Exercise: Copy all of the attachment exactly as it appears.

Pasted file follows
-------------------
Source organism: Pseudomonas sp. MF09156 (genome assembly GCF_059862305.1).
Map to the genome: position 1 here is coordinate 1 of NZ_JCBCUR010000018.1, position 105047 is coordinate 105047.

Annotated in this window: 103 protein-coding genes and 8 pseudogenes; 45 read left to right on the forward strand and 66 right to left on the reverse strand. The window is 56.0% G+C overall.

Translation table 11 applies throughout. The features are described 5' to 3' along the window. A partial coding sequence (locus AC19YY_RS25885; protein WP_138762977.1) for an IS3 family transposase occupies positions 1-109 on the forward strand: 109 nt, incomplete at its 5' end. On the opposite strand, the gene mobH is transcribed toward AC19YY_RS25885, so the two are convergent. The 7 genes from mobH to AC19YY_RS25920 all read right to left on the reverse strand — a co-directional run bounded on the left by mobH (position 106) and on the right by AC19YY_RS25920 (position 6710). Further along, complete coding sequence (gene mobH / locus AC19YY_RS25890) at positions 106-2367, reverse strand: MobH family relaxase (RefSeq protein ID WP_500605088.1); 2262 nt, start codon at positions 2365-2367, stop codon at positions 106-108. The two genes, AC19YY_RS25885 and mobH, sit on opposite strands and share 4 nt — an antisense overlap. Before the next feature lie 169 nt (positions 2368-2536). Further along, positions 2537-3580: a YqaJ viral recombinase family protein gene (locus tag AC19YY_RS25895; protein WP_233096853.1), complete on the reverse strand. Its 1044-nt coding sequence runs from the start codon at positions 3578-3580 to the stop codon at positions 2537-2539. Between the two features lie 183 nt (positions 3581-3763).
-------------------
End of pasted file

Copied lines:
Source organism: Pseudomonas sp. MF09156 (genome assembly GCF_059862305.1).
Map to the genome: position 1 here is coordinate 1 of NZ_JCBCUR010000018.1, position 105047 is coordinate 105047.

Annotated in this window: 103 protein-coding genes and 8 pseudogenes; 45 read left to right on the forward strand and 66 right to left on the reverse strand. The window is 56.0% G+C overall.

Translation table 11 applies throughout. The features are described 5' to 3' along the window. A partial coding sequence (locus AC19YY_RS25885; protein WP_138762977.1) for an IS3 family transposase occupies positions 1-109 on the forward strand: 109 nt, incomplete at its 5' end. On the opposite strand, the gene mobH is transcribed toward AC19YY_RS25885, so the two are convergent. The 7 genes from mobH to AC19YY_RS25920 all read right to left on the reverse strand — a co-directional run bounded on the left by mobH (position 106) and on the right by AC19YY_RS25920 (position 6710). Further along, complete coding sequence (gene mobH / locus AC19YY_RS25890) at positions 106-2367, reverse strand: MobH family relaxase (RefSeq protein ID WP_500605088.1); 2262 nt, start codon at positions 2365-2367, stop codon at positions 106-108. The two genes, AC19YY_RS25885 and mobH, sit on opposite strands and share 4 nt — an antisense overlap. Before the next feature lie 169 nt (positions 2368-2536). Further along, positions 2537-3580: a YqaJ viral recombinase family protein gene (locus tag AC19YY_RS25895; protein WP_233096853.1), complete on the reverse strand. Its 1044-nt coding sequence runs from the start codon at positions 3578-3580 to the stop codon at positions 2537-2539. Between the two features lie 183 nt (positions 3581-3763).